# NP-complete problems not “obviously” in NP

It occurred to many that in all the $\textbf{NP}$-completeness proofs I've read (that I can remember), it's always trivial to show that a problem is in $\textbf{NP}$, and showing that it is $\textbf{NP}$-hard is the... hard part. What $\textbf{NP}$-complete problems are these whose polynomial-time verifiers are highly non-trivial?

• Not NP-complete, but showing membership in NP of testing whether a number is prime is quite non-trivial (rather than showing that it's a composite, which is trivial). The problem is of course known to be in P by now, but still, this is an intriguing verifier. – Shaull Jun 19 '14 at 10:18
• Proving the "PRIME" is in NP was definitely a lot harder than proving that most NP-complete problems are in NP. – gnasher729 Jun 19 '14 at 17:12
• See also the more general question cstheory.stackexchange.com/q/21106/109 over at CS.SE. – András Salamon Jun 22 '14 at 20:39

There are at least four such $NP$-complete problems listed in the appendix of Garey and Johnson's COMPUTERS AND INTRACTABILITY: A Guide to the Theory of NP-Completeness.

[AN6] NON-DIVISIBILITY OF A PRODUCT POLYNOMIAL

INSTANCE: Sequences $A_i = \langle (a_i,b_i), ..., (a_i[k],b_i[k]) \rangle,\ 1 \leqslant i \leqslant m,$ of pairs of integers, with each $b_i[j] \geqslant 0,$ and an integer $N$.

QUESTION: Is $\displaystyle \prod_{i=1}^m \left( \displaystyle\sum_{j=1}^k a_i[j] \cdot z^{b_i[j]} \right)$ not divisible by $z^N - 1$?

Reference: [Plaisted, 1977a], [Plaisted, 1977b]. Transformation from 3SAT. Proof of membership in NP is non-trivial and appears in the second reference.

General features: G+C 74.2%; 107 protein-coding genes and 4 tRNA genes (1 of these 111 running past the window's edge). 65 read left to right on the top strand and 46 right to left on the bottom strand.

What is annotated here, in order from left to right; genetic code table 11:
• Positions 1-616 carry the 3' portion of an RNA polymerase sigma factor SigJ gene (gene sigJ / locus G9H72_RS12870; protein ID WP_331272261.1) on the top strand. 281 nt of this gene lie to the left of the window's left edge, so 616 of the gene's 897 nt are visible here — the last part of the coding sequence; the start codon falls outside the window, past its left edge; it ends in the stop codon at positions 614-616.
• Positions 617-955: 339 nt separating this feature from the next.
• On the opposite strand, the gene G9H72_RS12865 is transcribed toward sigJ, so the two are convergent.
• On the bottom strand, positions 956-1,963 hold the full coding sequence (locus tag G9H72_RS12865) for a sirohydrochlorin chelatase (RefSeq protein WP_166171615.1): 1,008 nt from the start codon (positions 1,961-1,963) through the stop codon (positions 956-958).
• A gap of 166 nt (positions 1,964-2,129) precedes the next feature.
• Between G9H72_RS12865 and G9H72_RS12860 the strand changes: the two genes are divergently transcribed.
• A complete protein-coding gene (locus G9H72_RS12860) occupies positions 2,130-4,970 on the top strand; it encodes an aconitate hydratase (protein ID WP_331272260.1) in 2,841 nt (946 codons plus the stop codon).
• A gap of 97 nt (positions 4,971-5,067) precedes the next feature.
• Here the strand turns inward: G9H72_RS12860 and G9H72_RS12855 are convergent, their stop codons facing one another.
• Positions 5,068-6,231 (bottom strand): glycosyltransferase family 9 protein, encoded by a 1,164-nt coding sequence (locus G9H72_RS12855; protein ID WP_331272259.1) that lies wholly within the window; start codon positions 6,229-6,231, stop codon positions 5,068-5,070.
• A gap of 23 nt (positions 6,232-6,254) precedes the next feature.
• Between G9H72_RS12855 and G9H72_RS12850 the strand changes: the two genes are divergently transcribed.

The other three I found in the appendix are:

• [LO13] MODAL LOGIC S5-SATISFIABILITY
• [LO19] SECOND ORDER INSTANTIATION
• [MS3] NON-LIVENESS OF FREE CHOICE PETRI NETS
• Thanks! I have this book so I'll make sure to check those out. – gardenhead Jun 22 '14 at 23:55
• I am a bit unclear regarding this problem: (1) Am I correct in interpreting z is a variable that can take any integer value (just like an ordinary linear/quadratic equation). (2) Thus, the non-divisibility would be equivalent o stating that: "for no integer value of z equation A is divisible by B"? – TheoryQuest1 May 11 '17 at 18:01
• What I gathered from skimming the first couple pages of the 1977a paper is that $z$ is a quantity related to the number of zeroes of the polynomial that's part of the input. For more than that, you'll have to slog through the paper, I'm afraid. – Kyle Jones May 11 '17 at 18:11

Here is a problem from the database theory, more specifically, from the serializability theory.

In Serializability by Locking (Page 237), it says that

Regarding the complexity of safety, Papadimitriou et al.  showed that it is $\textrm{NP}$-hard to test if a transaction system is not $SSR$-safe, and conjectured that the problem is $\textrm{NP}$. From Theorem 3 (In this paper), it follows that this is true.

The $SSR$-safe problem can be found in the paper "Some Computational Problems Related to Database Concurrency Control" by Papadimitriou et al. Unfortunately, I have no access to it.

For me, Integer Linear Programming (and the related Quantifier Free Presburger Arithmetic) are in this class.

A naive approach to an $n$-dimensional ILP problem is to iterate through all length $n$ vectors of integers. But this is an unbounded process.

You have to use some number theory to prove that there is a polynomial upper bound on the size of solutions, meaning that if a solution exists, there is always a polynomially-sized solution, which acts as a certificate.